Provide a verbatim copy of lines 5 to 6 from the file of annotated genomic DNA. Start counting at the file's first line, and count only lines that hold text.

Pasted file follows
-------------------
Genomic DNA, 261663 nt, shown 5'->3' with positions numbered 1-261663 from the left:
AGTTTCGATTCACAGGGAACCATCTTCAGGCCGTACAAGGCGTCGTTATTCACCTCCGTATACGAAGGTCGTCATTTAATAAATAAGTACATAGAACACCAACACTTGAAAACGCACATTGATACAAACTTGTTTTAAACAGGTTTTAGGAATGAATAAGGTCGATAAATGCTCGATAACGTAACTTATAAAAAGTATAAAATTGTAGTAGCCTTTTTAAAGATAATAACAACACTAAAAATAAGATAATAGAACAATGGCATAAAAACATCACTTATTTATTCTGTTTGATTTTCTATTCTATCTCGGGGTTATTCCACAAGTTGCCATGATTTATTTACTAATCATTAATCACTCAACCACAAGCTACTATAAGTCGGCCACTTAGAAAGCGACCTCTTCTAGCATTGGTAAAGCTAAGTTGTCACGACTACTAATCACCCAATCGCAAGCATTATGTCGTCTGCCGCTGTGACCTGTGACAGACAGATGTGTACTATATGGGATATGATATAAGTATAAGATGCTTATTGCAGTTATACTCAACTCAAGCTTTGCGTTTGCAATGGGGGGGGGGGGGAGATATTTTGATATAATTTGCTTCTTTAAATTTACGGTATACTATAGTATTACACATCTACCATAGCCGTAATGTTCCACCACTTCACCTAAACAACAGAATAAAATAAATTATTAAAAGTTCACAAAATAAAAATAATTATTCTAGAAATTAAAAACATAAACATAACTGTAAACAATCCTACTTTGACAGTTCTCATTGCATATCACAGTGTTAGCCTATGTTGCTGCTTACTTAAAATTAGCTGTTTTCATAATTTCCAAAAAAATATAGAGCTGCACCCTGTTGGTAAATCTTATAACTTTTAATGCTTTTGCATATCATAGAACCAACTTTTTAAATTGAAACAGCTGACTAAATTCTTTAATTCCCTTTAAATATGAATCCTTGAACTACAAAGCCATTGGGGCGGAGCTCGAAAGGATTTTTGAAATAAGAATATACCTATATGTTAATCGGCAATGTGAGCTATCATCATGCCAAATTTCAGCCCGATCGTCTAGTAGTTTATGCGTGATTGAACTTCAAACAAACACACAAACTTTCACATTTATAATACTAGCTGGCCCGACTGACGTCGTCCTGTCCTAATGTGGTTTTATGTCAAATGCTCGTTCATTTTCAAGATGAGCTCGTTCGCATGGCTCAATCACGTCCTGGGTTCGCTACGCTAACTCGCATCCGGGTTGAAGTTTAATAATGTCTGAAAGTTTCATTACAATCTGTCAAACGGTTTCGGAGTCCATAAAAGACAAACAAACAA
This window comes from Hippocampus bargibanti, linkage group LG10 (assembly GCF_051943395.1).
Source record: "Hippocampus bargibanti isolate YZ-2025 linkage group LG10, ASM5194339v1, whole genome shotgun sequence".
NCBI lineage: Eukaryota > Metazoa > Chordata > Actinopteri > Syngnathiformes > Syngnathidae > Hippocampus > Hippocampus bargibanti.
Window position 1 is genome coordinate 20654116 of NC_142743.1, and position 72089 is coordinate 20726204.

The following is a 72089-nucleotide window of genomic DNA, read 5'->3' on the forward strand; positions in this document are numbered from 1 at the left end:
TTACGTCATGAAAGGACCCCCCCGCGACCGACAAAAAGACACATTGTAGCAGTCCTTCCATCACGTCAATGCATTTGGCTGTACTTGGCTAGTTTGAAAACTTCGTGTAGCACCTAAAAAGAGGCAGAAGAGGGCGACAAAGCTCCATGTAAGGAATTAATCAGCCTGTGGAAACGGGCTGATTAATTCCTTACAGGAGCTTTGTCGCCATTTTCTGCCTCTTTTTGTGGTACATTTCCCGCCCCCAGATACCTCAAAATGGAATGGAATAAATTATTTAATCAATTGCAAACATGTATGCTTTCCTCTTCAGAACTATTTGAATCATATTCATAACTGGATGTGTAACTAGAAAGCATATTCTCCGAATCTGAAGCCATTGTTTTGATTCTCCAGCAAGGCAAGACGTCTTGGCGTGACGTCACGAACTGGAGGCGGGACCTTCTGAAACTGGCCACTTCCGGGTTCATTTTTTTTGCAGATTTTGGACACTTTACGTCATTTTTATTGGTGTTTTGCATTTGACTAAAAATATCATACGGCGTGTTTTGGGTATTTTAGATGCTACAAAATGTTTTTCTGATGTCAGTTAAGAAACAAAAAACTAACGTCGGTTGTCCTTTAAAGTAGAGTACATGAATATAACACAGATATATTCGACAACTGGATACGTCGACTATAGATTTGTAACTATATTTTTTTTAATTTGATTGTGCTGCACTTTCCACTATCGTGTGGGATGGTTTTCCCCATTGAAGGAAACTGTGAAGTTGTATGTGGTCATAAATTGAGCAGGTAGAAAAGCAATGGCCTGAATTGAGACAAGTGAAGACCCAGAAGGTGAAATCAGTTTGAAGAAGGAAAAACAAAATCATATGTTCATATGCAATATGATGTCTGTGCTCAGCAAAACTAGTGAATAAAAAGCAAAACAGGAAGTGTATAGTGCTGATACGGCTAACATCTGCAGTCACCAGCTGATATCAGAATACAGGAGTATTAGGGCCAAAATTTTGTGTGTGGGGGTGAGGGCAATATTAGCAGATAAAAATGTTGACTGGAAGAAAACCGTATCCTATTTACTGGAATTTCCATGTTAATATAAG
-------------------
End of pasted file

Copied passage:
NCBI lineage: Eukaryota > Metazoa > Chordata > Actinopteri > Syngnathiformes > Syngnathidae > Hippocampus > Hippocampus bargibanti.
Window position 1 is genome coordinate 20654116 of NC_142743.1, and position 72089 is coordinate 20726204.